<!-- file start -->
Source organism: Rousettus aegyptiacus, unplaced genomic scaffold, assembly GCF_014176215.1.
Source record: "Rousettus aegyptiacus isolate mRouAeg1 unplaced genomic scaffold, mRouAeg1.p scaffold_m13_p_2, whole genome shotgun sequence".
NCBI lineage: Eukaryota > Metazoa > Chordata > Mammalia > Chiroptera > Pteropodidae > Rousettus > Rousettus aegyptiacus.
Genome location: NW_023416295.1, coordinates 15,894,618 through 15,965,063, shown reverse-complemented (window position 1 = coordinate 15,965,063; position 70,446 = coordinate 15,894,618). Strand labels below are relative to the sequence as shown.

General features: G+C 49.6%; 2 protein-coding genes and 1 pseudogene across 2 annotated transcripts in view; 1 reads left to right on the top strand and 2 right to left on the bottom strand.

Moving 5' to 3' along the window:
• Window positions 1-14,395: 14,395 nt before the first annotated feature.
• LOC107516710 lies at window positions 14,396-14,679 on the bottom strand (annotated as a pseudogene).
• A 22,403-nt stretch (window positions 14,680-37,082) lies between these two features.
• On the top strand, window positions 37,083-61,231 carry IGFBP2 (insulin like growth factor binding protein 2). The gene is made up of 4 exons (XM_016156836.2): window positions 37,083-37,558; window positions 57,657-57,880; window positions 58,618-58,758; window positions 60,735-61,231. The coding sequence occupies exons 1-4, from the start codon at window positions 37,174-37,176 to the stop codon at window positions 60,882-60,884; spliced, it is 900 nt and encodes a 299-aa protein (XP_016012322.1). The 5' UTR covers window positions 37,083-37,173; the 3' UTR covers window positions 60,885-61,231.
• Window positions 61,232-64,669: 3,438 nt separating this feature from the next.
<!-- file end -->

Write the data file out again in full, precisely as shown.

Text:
Source organism: Rousettus aegyptiacus, unplaced genomic scaffold, assembly GCF_014176215.1.
Source record: "Rousettus aegyptiacus isolate mRouAeg1 unplaced genomic scaffold, mRouAeg1.p scaffold_m13_p_2, whole genome shotgun sequence".
NCBI lineage: Eukaryota > Metazoa > Chordata > Mammalia > Chiroptera > Pteropodidae > Rousettus > Rousettus aegyptiacus.
Genome location: NW_023416295.1, coordinates 15,894,618 through 15,965,063, shown reverse-complemented (window position 1 = coordinate 15,965,063; position 70,446 = coordinate 15,894,618). Strand labels below are relative to the sequence as shown.

General features: G+C 49.6%; 2 protein-coding genes and 1 pseudogene across 2 annotated transcripts in view; 1 reads left to right on the top strand and 2 right to left on the bottom strand.

Moving 5' to 3' along the window:
• Window positions 1-14,395: 14,395 nt before the first annotated feature.
• LOC107516710 lies at window positions 14,396-14,679 on the bottom strand (annotated as a pseudogene).
• A 22,403-nt stretch (window positions 14,680-37,082) lies between these two features.
• On the top strand, window positions 37,083-61,231 carry IGFBP2 (insulin like growth factor binding protein 2). The gene is made up of 4 exons (XM_016156836.2): window positions 37,083-37,558; window positions 57,657-57,880; window positions 58,618-58,758; window positions 60,735-61,231. The coding sequence occupies exons 1-4, from the start codon at window positions 37,174-37,176 to the stop codon at window positions 60,882-60,884; spliced, it is 900 nt and encodes a 299-aa protein (XP_016012322.1). The 5' UTR covers window positions 37,083-37,173; the 3' UTR covers window positions 60,885-61,231.
• Window positions 61,232-64,669: 3,438 nt separating this feature from the next.